Victims of domestic violence may apply for a Protection From Abuse Order (PFA) to keep their abuser away from them. The temporary PFA is also called a restraining order or a stay away order.
If you have had a PFA order entered against you, you will not be allowed any contact with the person who requested it from the court.
What Will the Restraining Order Do?
Depending on the specifics of your situation, the restraining order can order you:
- To be evicted from your home or apartment if that is where the person who took out the order against you lives
- Keep you from returning to your own home, school or job
- Give the person who took out the restraining order against you temporary custody or temporary visitation of your children
- Prevent you from owning a firearm
Violation of a PFA or Stay Away Order Can Result in Jail Time
If you have received a restraining order, you must read it carefully. If you violate the order in any way, you may be subject to a criminal record and jail time. For example, courts may penalize you with six months in jail and a fine of up to $1,000.
Who Can Request a Stay Away Order?
The goal of a PFA is to prevent abuse between spouses, boyfriends or girlfriends, household members, sexual or intimate partners, or parents who have children together but do not live in the same household. A person who requests the PFA does not necessarily have to file the petition for him or herself. They can file it on behalf of a family member or a minor child.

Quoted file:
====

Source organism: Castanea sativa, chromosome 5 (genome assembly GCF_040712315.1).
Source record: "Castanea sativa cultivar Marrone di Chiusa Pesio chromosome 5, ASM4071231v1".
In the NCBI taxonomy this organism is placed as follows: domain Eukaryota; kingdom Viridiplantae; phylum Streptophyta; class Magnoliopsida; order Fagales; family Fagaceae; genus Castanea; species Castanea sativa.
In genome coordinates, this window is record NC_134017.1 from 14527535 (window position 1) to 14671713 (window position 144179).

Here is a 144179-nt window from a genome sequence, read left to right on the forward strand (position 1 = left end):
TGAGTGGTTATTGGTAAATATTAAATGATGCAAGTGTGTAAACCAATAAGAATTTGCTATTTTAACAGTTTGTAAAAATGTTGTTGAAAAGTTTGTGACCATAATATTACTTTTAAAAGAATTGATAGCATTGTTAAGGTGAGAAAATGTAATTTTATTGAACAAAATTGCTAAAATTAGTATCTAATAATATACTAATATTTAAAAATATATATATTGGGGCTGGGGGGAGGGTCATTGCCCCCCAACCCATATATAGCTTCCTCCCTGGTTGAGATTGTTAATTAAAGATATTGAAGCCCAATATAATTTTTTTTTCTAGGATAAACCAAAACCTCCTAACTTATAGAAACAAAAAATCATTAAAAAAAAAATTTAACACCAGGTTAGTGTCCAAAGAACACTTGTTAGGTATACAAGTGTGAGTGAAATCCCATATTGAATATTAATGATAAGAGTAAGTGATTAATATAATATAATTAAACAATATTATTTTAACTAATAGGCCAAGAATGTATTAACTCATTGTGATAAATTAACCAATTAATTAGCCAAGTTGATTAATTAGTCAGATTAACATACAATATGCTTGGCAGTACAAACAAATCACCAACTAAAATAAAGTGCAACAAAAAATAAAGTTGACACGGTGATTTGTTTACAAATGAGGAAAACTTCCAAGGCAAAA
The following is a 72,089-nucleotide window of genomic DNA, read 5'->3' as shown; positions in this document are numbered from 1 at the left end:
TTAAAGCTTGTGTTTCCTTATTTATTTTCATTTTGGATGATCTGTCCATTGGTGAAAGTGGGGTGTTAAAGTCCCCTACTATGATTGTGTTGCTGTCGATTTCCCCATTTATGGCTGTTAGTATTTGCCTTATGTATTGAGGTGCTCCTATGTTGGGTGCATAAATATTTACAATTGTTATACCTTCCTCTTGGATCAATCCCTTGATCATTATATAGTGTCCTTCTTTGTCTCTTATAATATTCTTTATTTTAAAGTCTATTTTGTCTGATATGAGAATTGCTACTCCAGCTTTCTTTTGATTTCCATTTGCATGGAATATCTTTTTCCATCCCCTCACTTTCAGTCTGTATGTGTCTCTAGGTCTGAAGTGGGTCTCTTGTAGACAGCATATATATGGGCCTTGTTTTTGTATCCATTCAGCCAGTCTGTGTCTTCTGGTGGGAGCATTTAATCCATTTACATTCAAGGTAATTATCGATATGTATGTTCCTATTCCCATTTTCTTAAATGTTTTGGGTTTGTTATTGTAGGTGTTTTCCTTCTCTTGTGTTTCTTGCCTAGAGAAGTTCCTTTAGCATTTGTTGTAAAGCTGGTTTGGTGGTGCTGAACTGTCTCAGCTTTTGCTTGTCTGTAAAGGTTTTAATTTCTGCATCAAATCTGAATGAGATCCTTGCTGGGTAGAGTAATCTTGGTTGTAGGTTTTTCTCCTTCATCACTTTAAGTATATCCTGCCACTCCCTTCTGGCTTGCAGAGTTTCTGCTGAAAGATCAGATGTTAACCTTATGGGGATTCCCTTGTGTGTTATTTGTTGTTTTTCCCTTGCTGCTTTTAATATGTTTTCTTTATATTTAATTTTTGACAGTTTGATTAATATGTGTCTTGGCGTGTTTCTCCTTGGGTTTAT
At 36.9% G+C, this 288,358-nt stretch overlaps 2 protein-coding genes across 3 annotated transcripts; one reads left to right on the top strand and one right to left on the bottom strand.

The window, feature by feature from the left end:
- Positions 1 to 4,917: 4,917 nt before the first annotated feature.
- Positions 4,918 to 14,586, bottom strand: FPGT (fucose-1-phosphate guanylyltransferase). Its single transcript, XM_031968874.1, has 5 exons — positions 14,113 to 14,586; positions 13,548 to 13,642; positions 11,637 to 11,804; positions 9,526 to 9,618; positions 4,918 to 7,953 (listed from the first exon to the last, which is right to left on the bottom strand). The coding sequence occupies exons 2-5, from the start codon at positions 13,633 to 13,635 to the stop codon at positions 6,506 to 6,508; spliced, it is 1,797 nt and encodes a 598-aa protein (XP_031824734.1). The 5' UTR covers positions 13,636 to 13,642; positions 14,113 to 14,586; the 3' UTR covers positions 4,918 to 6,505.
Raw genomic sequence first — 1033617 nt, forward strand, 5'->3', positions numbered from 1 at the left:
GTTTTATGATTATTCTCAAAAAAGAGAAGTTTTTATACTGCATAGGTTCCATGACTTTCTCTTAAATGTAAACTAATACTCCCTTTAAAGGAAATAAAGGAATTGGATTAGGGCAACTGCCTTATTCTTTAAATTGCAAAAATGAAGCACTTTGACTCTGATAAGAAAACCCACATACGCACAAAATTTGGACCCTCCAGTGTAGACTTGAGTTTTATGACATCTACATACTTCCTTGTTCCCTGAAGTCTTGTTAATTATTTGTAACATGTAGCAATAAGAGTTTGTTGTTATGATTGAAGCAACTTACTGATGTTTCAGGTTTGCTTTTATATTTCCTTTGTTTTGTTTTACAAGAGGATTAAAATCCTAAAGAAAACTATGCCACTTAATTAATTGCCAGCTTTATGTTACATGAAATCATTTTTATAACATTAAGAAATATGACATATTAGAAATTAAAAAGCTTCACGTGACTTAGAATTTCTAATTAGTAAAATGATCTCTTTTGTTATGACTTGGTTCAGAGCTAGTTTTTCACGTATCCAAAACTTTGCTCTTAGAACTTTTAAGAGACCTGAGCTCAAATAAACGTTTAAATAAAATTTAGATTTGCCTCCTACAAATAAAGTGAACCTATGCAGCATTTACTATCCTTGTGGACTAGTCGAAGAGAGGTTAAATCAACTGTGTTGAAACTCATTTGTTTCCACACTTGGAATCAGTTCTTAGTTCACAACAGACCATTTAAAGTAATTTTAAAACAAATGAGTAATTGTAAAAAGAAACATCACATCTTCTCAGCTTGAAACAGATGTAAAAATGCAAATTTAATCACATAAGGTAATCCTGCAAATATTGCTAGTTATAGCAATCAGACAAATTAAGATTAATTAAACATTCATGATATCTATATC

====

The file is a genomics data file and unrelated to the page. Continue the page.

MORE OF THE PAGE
A PFA or restraining order will be granted if:
- The person who requested it was injured by you
- You tried to injure the person who requested it
- The person who requested it is fearful that you will seriously injure him or her
- You are preventing the person from freely moving about
- You are abusing or did abuse minor children
- You are stalking that person and he or she is afraid of being harmed
Temporary and Permanent Restraining Orders in PA
In Pennsylvania, PFAs can be either temporary or permanent in nature. Stay away orders are temporary, not permanent. They are good for up to one year or until your case is resolved. Stay away orders do not go into the police computer system. This means that they do not go on a court record.
An order of permanent protection, on the other hand, is ordered by the court and is more permanent. It can last up to three years or longer, depending on the court's decision. It is based on a hearing before the Court of Common Pleas in Pennsylvania. The hearing for this will be scheduled on the day that you are given a temporary PFA or stay away order.
Restraining Order Questions? Criminal Defense Attorneys in Philadelphia, Bucks, Montgomery, and Delaware Counties, PA
If you have been served with a PFA, it is critical that you seek the counsel of an attorney to protect your rights, your family, and possibly your freedoms. Discuss your situation in a free consultation with an experienced lawyer at Parkinson, Tarpey & Lloyd. Please call (215) 352-3432.
We work with clients throughout Philadelphia, Bucks, Montgomery and Delaware Counties. Our Philadelphia criminal defense lawyers have more than 40 years of combined experience. Let them handle PFA allegations and protect you.
Call for a free initial consultation of your case today!